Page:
Artists supposedly harbour an inherent selfish gene. It glows and pulsates in the gut, excreting a jelly-like substance that protects a deep desire to do one’s own thing. How does the practice of being with ones own thoughts, evolving ideas and making ‘work’ that may or may not be of interest to others, relate to a sense of solidarity, collectivity and the ‘commons’? There is already a problem here of creating a false dichotomy between collective and individual modes of thought and action. I frequently mingle in the corridors of a collective mind whilst my own individual brain wobbles on my shoulders.
The notion of individual self-interest is not the preserve of the artist but when the word artist is muttered, thought bubbles often fill with terms such as ‘genius’, ‘flaneur’ and ‘outsider’. These bubbles are not so easily burst. Indeed, it is often in an artist’s best interest to maintain these associations to build on their symbolic value and hence ‘employability’. Many of us engage with our minds in solitary moments more than other people perhaps have the time for. It is these critical engagements with the self and society that are difficult to justify as ‘work’, let alone work that should be publicly subsidised. So there are those of us who campaign for that right – that critical contemplation, the input we can have and/or the outcomes of these processes should be considered valid professions, on a par with other professions servicing a general, common good, like teaching, nursing and policing.
As artists, some of us are interested in pursuing that contradictory desire to disrupt expectations of the function of art whilst fighting for the right to be paid to do that dismantling. To what extent are we prepared to fight for the human right of practicing that which is not asked for, that which is not ‘productive’ or that which is not motivated by financial gain? It is this right to ‘non-productive’ critical thought and action that is being eroded across institutions of education as well as arts funding in the move towards a safer, economically justifiable model of supply and demand. The ideological shifts that are happening at the moment in the UK are having an impact on the already weak arguments for justifying critical art practice as a common good. Such practices consistently fall to the bottom of the pile (if that’s not its home already) when potholes need mending and students need kettling.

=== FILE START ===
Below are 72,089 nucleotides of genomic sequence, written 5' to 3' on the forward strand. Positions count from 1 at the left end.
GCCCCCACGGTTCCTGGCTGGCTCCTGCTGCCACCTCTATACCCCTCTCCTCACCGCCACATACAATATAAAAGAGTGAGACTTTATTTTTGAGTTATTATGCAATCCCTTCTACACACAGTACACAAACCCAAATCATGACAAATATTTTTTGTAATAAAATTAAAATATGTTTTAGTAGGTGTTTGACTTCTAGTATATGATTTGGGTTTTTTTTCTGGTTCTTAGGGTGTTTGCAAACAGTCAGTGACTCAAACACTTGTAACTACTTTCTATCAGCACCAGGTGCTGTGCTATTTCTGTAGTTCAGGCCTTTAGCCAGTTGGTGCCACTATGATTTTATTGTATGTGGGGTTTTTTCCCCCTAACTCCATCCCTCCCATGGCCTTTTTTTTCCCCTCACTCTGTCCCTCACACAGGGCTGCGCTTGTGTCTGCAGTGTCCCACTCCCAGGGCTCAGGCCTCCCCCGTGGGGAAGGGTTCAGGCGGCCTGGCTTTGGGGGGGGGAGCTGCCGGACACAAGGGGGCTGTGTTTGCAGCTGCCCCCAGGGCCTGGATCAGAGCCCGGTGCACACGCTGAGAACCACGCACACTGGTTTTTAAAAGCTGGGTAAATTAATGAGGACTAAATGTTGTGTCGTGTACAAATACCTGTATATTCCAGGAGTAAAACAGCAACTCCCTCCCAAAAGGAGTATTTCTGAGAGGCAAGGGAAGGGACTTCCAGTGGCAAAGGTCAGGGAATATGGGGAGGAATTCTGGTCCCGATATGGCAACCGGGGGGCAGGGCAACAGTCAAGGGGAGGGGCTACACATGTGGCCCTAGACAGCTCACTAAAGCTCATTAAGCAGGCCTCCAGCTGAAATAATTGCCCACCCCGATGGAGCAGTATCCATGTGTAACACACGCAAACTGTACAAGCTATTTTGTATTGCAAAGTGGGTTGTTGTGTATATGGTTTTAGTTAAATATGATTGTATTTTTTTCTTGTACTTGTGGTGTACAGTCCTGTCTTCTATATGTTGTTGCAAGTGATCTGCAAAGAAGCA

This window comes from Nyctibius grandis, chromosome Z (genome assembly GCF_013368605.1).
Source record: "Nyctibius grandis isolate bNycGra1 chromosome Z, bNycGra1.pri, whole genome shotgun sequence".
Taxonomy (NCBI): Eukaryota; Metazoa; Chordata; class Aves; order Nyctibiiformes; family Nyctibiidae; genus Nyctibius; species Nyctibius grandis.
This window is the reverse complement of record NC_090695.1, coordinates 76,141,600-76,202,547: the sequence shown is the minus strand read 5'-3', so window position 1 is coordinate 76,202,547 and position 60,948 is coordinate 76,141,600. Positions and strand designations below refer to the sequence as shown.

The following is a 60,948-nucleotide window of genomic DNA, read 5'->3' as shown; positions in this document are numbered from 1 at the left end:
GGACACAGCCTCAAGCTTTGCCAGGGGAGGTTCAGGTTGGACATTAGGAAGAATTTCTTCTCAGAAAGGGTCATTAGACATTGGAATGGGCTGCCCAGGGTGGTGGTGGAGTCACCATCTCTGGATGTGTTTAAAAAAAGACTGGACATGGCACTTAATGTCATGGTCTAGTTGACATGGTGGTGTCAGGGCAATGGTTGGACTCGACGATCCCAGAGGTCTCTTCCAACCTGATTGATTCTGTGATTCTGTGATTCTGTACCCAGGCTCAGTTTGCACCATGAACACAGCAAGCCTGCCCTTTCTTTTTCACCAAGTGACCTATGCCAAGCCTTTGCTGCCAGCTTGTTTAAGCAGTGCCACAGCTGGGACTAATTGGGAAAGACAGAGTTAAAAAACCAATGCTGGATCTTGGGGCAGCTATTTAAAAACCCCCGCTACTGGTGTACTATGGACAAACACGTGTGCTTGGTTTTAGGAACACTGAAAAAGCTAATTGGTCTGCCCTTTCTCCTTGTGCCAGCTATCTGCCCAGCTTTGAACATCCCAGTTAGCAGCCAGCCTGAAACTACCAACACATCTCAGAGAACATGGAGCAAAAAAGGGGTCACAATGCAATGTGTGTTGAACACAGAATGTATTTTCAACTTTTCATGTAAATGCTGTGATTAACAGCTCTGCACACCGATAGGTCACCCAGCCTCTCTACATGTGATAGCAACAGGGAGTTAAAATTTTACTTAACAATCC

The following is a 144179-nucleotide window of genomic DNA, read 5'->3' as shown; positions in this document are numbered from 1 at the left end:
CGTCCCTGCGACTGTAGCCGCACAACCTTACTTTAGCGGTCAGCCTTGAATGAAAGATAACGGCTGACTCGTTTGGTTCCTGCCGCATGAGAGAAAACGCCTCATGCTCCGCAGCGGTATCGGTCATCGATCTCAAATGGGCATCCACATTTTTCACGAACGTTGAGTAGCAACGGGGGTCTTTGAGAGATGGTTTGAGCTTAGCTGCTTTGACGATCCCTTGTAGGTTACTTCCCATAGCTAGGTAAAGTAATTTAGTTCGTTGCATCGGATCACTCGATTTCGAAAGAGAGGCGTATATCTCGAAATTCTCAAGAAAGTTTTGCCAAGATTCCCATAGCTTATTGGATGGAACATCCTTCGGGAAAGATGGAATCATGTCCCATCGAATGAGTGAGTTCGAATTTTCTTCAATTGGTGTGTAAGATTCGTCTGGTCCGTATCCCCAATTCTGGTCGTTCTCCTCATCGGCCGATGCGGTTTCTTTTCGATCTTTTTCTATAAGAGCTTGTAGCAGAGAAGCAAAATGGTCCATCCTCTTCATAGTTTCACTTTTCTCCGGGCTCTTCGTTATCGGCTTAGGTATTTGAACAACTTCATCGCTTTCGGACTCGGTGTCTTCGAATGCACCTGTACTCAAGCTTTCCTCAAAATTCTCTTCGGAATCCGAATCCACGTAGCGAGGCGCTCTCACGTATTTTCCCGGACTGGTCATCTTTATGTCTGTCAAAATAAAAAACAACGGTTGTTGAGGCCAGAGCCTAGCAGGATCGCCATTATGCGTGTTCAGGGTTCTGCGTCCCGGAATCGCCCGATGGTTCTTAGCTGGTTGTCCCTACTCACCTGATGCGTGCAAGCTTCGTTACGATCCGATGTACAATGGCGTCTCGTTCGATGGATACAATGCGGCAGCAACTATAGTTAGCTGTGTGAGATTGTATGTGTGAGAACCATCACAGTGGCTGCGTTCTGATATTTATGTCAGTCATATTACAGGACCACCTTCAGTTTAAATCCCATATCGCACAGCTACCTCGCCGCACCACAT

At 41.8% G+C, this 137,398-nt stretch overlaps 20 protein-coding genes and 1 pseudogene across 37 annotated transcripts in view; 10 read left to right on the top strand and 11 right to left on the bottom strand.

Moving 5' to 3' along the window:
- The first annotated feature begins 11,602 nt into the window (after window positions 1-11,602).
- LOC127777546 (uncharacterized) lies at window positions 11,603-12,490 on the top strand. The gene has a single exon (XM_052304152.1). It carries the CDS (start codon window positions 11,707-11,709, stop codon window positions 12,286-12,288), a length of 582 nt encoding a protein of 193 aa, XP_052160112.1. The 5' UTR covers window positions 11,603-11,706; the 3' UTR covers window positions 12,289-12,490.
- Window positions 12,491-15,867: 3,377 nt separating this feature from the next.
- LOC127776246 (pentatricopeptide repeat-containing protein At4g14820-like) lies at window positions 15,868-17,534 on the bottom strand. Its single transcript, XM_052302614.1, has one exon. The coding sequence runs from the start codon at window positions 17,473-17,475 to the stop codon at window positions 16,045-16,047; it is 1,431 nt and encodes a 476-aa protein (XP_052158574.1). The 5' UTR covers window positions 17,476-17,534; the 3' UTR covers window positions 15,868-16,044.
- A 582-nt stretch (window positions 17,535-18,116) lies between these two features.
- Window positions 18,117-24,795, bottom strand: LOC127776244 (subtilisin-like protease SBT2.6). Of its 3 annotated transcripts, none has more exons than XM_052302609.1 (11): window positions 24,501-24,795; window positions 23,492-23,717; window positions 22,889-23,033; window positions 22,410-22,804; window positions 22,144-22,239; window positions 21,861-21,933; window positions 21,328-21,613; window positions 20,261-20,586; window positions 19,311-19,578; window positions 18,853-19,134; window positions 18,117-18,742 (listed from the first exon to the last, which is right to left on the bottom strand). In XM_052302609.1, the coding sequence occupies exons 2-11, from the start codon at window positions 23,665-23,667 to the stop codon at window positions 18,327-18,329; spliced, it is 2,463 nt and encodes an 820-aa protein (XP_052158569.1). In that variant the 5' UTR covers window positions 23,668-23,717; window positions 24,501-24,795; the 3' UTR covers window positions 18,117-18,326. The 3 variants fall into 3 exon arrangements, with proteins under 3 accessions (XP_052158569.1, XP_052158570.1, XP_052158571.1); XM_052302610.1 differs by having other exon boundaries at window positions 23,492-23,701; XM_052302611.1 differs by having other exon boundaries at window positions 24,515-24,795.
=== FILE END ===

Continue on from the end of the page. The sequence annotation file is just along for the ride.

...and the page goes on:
There is an inherent contradiction in protecting ‘me-time’ as essential to the professionalisation of an artistic career whilst calling for a broader, collective model of what I’ll call ‘cultural democracy’ – the idea that everyone, not just artists, have the right and responsibility to that ‘me-time’ that might lead to a critical engagement with the world. Cultural democracy disrupts the fact that from an early age our futures are shaped by paths signposted ‘art’, ‘science’, ‘success’ or ‘failure’ that open up and close down before us. The drive for inclusive (albeit conflictual), democratic self-expression is threatened, however, by the protectionist approach of artists who fight for a state of exclusion and ring fence funding for the continuation of their profession. Likewise, the call for everyone to reclaim their right to their own ‘critical art space’ threatens an art industry of trained experts who define themselves through their uniqueness from others.
This is an especially urgent question now, when we are told there is less money to go round. Artists are pitting against the police, primary school teachers and doctors for increasingly small pots of money. Calls for protectionism from big art organisations and celebrity artists are precariously propping up a teetering ‘industry’ on the verge of collapse. Furthermore, it keeps the ideology of the artist-profession loosely intact whilst still failing to address fair pay.
So what to do with this schizophrenic mind? The right for us all to be selfish artists is perhaps one of collective, common concern. How can we develop an argument for recognising ‘autonomous’ cultural work as work (clarifying when it is work and what is being paid for) whilst encouraging others to think like artists through cultural democracy by demanding and reclaiming unrestricted, unprogrammed, non-profit, self-directed moments which can’t be reclaimed by bigger agendas unless we want them to be?
Posted by: Alice Mallings (MAL)